Previously Memphis-based Moon River Festival, relocated to Chattanooga this year to the roomier but down-home feel of Coolidge Park on the banks of the Tennessee River. Similar to its younger Southern cousin the High Water Festival, taking place over two days and on two alternating stages Moon River also focuses on Americana, folk, and soul music. Fitting its rockier locale, the music maybe tended a bit more to the mountain music of its Appalachian neighbors, but allowing for many variations in style and some music fully off that grid.
- Mark Moody
Guitarist and chief screamer Marissa Paternoster and bassist Mike ‘King Mike’ Abbate were already playing music together back in high school. When Paternoster made the move to New Brunswick for University, they joined forces with drummer Jarrett Dougherty and a legend was born. Remember that band you were in back in high school? Remember how the band split up? Now imagine, in some cool alternate universe, that you stuck together. You stuck together and became New Jersey’s Screaming Females.
Nothing like a little Masseduction on an otherwise quiet Tuesday night. Playing the O2 in Leeds as one of only 3 UK headline shows, tonight’s St Vincent gig feels like something of an event before Annie Clark has even played a note. A lot has changed since she first appeared with 2007’s Marry Me LP, Clark’s music transforming and evolving with every new release. Last year’s Masseduction may just be her boldest statement yet; a day-glow apocalypse of suitably seductive, dangerously danceable future-pop.
The last time I saw a performance from Josh Tillman was in 2009 when he was still the drummer for Fleet Foxes. They played a drizzly Friday afternoon set at Lollapalooza in Chicago, and while a great set it was, his presence was minimal. So, it came as quite the shock Friday night to see him return to Kansas City after only a year since his last show here (at the KC Crossroads) and performing like a god. And by god, I mean, he acted like he was a god.
Punk means different things to different people yet if anger, activism and energy are still important then London-based, self-described ‘feminist punk witches’ Dream Nails might just be the best punk band we’ve had in quite some time. I first saw them supporting the fantastic Cherry Glazerr at the Brudenell last year, an impossibly fun and genuinely inspired set it was too. A whole year later and I’m finally getting to see them play again, this time at DIY venue par excellence Wharf Chambers.
It’s Tuesday night and if things have seemed a little quiet around here recently then that’s all about to change with the arrival of Earthless. The San Diego three-piece released their latest opus, Black Heaven, back in March and they’re now hitting the road to bring their blissfully uncompromising take on psychedelic rock to venues across Europe. With my earplugs cautiously placed inside my pocket, I head down to The Brudenell Social Club to start my summer with a good, old-fashioned sonic shakedown.
Toots and the Maytals have been around a long time. As one the first purveyors of reggae/ska music (their 1968 tune “Do the Reggay” was actually the first song to use the word itself), their influence and lasting legacy on music really can’t be overstated.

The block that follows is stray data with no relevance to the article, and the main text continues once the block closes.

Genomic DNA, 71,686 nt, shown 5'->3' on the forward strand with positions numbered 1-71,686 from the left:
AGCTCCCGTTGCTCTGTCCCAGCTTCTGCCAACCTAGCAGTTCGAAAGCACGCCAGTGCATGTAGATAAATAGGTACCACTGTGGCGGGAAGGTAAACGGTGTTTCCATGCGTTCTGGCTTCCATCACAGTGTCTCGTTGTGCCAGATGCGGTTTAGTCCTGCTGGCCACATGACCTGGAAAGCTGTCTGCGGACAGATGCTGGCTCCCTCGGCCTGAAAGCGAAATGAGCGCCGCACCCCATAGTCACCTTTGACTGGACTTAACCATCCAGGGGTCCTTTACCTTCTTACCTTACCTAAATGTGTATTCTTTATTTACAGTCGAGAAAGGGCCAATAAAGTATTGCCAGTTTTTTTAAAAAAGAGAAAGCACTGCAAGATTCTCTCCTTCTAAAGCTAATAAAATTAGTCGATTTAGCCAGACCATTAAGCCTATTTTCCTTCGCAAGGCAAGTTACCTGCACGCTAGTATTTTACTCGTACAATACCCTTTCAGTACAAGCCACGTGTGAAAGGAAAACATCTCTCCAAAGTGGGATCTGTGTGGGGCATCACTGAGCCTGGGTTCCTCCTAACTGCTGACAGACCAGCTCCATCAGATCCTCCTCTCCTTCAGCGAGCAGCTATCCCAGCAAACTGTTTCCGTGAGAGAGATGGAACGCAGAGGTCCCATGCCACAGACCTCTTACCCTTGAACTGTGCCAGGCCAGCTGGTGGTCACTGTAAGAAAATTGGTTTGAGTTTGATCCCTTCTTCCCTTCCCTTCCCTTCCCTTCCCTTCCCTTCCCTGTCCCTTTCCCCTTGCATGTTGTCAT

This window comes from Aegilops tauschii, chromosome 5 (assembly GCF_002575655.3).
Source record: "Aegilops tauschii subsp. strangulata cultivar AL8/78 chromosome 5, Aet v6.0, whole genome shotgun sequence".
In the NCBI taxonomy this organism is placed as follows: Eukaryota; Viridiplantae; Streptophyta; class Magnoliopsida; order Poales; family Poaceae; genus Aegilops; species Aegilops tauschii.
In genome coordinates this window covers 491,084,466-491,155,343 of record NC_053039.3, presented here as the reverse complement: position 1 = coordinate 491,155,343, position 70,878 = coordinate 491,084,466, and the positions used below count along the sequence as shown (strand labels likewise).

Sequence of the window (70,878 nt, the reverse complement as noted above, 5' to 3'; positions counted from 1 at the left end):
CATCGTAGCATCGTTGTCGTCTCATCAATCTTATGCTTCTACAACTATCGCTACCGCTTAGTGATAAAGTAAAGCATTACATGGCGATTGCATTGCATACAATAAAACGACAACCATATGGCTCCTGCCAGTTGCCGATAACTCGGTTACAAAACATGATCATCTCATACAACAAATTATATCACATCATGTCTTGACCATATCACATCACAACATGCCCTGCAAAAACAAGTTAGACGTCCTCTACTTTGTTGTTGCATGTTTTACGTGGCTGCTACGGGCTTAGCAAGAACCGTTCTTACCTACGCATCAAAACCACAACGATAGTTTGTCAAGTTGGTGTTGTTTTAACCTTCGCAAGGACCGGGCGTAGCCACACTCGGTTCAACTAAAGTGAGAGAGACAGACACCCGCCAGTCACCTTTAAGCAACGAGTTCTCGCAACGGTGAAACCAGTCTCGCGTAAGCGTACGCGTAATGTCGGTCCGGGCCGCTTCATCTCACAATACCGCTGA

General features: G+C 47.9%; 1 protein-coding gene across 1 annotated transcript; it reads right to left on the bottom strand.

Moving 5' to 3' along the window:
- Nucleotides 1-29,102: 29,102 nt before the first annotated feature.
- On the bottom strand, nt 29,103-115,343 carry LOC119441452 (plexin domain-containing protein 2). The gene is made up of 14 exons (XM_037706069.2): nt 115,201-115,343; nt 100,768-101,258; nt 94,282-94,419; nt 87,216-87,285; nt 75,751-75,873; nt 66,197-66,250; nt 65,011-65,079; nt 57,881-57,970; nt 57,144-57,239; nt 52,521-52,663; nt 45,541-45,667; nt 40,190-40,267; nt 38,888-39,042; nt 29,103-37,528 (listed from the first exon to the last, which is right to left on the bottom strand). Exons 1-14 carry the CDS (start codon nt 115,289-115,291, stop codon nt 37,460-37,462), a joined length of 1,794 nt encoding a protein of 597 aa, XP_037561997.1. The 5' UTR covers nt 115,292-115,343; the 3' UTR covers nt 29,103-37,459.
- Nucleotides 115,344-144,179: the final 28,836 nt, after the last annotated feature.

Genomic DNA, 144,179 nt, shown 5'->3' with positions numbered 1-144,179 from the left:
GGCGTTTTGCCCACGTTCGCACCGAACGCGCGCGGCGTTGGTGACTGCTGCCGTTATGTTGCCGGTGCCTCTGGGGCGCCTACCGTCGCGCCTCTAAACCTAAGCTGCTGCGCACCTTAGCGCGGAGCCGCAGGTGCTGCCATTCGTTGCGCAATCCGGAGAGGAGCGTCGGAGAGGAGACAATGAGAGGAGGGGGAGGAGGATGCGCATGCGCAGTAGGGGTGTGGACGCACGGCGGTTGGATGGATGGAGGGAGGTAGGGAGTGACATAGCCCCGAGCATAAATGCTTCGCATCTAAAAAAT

Over on Waveland Avenue, the Foo Fighters were carpet bombing Wrigley Field. The more genteel of us were subject to a much more delicate dismantling at the hands of Kate Stables (aka This Is The Kit) and Aimee Mann at Jay Pritzker Pavilion at Chicago’s Millennium Park. In most instances and most cities, the offer of a free concert in the park would be grounds for a polite decline. Add to that it was a Monday night and there must be better things to do.
- Mark Moody
A musician appearing on TV can give the illusion of overnight success. You write a few songs, put in a brief appearance on a national TV talent show and – bam! – you’re sipping champagne with Ant and Dec. Sounds relatively quick and easy, right? Micky P Kerr made it to the final of this year’s Britain’s Got Talent but those three appearances are far from the full story.
With a name like Soccer Mommy, you’d expect a much older front woman than Sophie Allison. Instead, a fresh-faced, wide-eyed 20-year old took the stage with her band on Sunday in downtown Kansas City to get the crowd ready for Stephen Malkmus and the Jicks. The 35-minute set is further proof that Soccer Mommy intelligently taps into the current trend of directness in indie rock. Their debut album Clean dropped back in March, and it’s full of Elliot Smith-level mournfulness that translated to the live setting well.
It’s about half 9 on a Saturday night in Shipley and it looks like my friend is about to be indoctrinated into a cult. Tribal rhythms and shadowy figures work their way through the crowd and it feels like I’ve inadvertently stumbled into the middle of a horror film; the closing scenes to Ben Wheatley’s disconcerting Kill List perhaps? Well, let’s hope things don’t go that way. Of course all this makes sense when I remember that I’m actually at The Golden Cabinet, West Yorkshire’s finest night for all things experimental.
When Kevin Shields spoke earlier this year that new material from his iconic shoegaze project My Bloody Valentine would be released in 2018, I knew right away that they’d be touring the U.S., and more specifically that the closest they’d be playing would be St. Paul. Back in 2013 on the mbv tour, they played Denver and St. Paul. I had every intention then to see them, but plans fell through. MBV has been my number one bucket list band to see for years, and missing that show was a gut punch. I thought I’d never get the opportunity again.